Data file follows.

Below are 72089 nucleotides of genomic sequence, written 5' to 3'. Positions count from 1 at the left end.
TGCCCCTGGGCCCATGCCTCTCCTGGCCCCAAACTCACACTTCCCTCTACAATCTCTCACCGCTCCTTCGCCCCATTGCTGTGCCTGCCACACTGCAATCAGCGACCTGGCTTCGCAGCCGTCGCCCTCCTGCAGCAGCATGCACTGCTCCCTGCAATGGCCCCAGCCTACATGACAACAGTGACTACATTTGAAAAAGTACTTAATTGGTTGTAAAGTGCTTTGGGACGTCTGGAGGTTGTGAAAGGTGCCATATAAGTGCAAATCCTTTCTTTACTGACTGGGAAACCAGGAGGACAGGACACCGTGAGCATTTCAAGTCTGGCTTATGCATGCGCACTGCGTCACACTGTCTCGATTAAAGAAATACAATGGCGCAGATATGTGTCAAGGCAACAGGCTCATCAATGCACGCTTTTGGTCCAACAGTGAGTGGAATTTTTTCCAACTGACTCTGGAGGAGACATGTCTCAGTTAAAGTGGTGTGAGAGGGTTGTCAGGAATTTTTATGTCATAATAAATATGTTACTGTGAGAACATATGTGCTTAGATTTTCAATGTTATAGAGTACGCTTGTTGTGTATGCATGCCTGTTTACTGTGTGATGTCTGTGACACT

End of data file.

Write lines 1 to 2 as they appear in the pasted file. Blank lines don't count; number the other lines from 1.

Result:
Below are 72089 nucleotides of genomic sequence, written 5' to 3'. Positions count from 1 at the left end.
TGCCCCTGGGCCCATGCCTCTCCTGGCCCCAAACTCACACTTCCCTCTACAATCTCTCACCGCTCCTTCGCCCCATTGCTGTGCCTGCCACACTGCAATCAGCGACCTGGCTTCGCAGCCGTCGCCCTCCTGCAGCAGCATGCACTGCTCCCTGCAATGGCCCCAGCCTACATGACAACAGTGACTACATTTGAAAAAGTACTTAATTGGTTGTAAAGTGCTTTGGGACGTCTGGAGGTTGTGAAAGGTGCCATATAAGTGCAAATCCTTTCTTTACTGACTGGGAAACCAGGAGGACAGGACACCGTGAGCATTTCAAGTCTGGCTTATGCATGCGCACTGCGTCACACTGTCTCGATTAAAGAAATACAATGGCGCAGATATGTGTCAAGGCAACAGGCTCATCAATGCACGCTTTTGGTCCAACAGTGAGTGGAATTTTTTCCAACTGACTCTGGAGGAGACATGTCTCAGTTAAAGTGGTGTGAGAGGGTTGTCAGGAATTTTTATGTCATAATAAATATGTTACTGTGAGAACATATGTGCTTAGATTTTCAATGTTATAGAGTACGCTTGTTGTGTATGCATGCCTGTTTACTGTGTGATGTCTGTGACACT